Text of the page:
Tackling DV to remain a priority for new top cop

Queensland's new police chief Steve Gollschewski says domestic violence will remain a priority.

Queensland's new police chief Steve Gollschewski says domestic violence will remain a priority. Photo: AAP

Queensland’s next top cop says domestic violence will remain a priority after its shocking rise was highlighted in the state’s latest crime report.

The state’s new police commissioner has been unveiled, with Steve Gollschewski officially replacing Katarina Carroll.

Gollschewski was handed the reins on Monday after the 2022-23 Queensland crime report was released, providing an insight into offending across the state.

The report said there was a 27.2 per cent increase in domestic violence (DV) order breaches compared to 2021-22, and a staggering 255.2 per cent rise since 2013-2014.

“It (DV) is an enormous challenge for the organisation and we must do more,” Mr Gollschewski told reporters on Monday.

He filled in as interim commissioner after Ms Carroll left the force on March 1, fast tracking her departure amid mounting pressure.

She stepped down months before her contract was due to expire in July after almost five years at the helm following an outcry over youth crime and reports of officer unrest.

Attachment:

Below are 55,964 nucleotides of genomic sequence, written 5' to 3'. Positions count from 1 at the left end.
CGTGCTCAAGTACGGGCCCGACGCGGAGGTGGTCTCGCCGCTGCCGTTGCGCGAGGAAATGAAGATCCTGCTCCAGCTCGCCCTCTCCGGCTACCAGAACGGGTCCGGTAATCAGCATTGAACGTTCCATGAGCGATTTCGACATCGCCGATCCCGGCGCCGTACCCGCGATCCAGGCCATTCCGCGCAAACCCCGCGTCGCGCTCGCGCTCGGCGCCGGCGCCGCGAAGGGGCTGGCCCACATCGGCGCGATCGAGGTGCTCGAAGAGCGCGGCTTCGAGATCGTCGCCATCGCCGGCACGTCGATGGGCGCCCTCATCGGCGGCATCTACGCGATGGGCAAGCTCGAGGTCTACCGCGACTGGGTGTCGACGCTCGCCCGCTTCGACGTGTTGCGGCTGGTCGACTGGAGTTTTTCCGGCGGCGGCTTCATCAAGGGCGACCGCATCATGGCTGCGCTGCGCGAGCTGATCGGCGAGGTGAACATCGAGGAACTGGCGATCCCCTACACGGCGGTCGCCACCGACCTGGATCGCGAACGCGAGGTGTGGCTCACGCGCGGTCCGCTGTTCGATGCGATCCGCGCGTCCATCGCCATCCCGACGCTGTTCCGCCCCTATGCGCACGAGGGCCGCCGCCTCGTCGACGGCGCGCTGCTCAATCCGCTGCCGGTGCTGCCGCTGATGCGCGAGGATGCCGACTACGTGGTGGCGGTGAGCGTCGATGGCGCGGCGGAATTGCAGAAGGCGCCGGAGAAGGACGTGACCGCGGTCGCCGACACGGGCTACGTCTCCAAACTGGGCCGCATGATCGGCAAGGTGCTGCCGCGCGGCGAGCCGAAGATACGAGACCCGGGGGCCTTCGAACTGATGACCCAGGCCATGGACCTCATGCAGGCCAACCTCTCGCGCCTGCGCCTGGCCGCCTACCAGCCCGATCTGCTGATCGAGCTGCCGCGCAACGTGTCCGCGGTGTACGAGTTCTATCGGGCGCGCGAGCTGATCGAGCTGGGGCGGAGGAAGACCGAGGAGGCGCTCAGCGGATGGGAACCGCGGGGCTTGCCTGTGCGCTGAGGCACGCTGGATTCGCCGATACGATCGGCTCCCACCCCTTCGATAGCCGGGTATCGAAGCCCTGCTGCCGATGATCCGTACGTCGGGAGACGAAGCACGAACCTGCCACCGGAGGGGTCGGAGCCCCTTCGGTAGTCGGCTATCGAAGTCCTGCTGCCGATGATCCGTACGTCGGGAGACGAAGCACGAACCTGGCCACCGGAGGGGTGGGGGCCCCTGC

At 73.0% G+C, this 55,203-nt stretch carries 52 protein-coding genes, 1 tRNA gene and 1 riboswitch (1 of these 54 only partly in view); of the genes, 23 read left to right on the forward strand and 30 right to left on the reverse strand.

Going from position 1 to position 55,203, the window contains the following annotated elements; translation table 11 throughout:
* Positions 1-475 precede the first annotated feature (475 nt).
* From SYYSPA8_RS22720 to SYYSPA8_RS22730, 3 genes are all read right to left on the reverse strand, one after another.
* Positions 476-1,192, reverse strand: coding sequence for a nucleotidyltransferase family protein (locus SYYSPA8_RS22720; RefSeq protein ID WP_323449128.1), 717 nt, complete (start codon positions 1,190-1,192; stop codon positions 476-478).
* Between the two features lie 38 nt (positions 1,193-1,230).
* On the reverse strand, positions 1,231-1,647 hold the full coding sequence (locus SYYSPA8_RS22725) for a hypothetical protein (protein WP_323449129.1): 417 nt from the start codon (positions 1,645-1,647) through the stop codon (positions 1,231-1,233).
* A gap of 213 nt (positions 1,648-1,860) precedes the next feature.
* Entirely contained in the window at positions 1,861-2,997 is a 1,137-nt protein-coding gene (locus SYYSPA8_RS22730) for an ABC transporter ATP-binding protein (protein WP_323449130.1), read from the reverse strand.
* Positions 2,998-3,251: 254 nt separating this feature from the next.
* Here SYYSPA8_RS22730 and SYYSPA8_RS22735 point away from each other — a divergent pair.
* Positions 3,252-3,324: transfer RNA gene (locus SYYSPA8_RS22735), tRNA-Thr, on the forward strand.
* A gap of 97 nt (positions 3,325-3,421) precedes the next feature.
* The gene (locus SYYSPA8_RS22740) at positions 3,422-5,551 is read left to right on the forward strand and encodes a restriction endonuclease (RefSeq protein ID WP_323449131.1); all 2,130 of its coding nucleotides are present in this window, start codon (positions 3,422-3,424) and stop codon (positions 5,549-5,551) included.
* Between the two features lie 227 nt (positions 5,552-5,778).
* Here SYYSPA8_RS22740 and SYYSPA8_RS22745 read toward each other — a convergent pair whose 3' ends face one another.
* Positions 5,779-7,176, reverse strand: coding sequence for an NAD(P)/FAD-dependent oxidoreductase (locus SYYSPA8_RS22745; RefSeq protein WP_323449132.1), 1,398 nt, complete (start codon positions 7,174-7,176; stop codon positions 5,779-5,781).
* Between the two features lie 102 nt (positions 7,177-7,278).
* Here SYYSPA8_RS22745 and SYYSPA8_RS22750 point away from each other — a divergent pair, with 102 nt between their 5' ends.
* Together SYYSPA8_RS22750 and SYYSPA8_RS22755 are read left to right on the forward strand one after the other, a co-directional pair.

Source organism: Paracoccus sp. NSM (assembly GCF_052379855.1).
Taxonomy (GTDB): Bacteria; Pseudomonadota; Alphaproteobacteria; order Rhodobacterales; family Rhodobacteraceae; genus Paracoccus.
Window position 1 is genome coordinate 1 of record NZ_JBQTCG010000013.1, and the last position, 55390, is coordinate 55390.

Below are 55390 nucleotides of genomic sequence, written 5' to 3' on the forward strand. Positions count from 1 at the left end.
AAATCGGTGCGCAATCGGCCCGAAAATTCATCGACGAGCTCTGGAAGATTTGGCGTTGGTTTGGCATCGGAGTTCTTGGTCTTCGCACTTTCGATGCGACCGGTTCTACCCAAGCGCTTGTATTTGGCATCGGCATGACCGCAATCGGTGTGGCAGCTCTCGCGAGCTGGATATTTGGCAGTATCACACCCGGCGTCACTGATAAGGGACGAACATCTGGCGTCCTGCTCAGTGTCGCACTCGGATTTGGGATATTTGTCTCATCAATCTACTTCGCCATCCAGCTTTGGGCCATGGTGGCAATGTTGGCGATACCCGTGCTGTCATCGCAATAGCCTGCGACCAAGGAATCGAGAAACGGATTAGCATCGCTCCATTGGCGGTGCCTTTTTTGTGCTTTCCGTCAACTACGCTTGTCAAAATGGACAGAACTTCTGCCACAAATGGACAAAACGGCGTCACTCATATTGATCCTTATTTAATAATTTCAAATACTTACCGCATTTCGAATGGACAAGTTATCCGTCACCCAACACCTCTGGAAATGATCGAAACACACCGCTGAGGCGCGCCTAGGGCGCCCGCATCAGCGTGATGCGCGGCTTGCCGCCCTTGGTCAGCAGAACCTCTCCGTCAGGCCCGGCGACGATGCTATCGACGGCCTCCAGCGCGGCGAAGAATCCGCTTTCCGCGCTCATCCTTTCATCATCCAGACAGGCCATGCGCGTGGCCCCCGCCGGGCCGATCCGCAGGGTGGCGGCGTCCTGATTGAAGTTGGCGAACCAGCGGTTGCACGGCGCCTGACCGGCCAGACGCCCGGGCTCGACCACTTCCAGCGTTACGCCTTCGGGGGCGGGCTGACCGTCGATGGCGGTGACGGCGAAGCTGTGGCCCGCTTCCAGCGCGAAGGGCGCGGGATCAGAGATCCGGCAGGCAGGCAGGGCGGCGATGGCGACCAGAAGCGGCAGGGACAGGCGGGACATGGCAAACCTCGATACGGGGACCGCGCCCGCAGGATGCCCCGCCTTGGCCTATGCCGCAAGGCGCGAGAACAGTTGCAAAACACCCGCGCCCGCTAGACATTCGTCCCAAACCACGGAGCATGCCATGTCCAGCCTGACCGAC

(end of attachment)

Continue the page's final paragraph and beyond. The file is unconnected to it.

Gollschewski was officially confirmed as Queensland’s 21st commissioner after crime stats on Monday revealed there had been an increase in unique child offenders in 2022-23.

A unique offender is an individual counted only once in crime statistics irrespective of the number of offences committed or the number of times they were dealt with by police.

The report said there were 11,191 unique child offenders – a 5.2 per cent rise on 2021-22.

The unique child offender rate also increased for the first time since 2014-15 with a 2.7 per cent rise.

However the report said people aged between 30 and 39 were the most violent, with total male and female offenders in that age bracket leading in assault offences.

Unique adult offenders had increased by 4.1 per cent in 2022-23.

Premier Steven Miles congratulated Gollschewski on the appointment, saying the government would work with him to finalise a community safety plan for Queensland.

“He is a well-known and respected senior officer in the Queensland Police Service and will do a fantastic job,” the premier said.

“This provides Queensland Police Service with some continuity and certainty going forward.”

Gollschewski had been Queensland Police’s most experienced deputy commissioner, after more than a decade in the role.

During the height of the pandemic, Gollschewski oversaw hotel quarantine, airport security and border security on Queensland roads.

“Policing has been part of my life. My father was a police officer before I was born – my brother was a police officer and I’ve been in the organisation for 44 years,” Gollschewski said.

“I stand before you today feeling very honoured to be appointed as Commissioner.”


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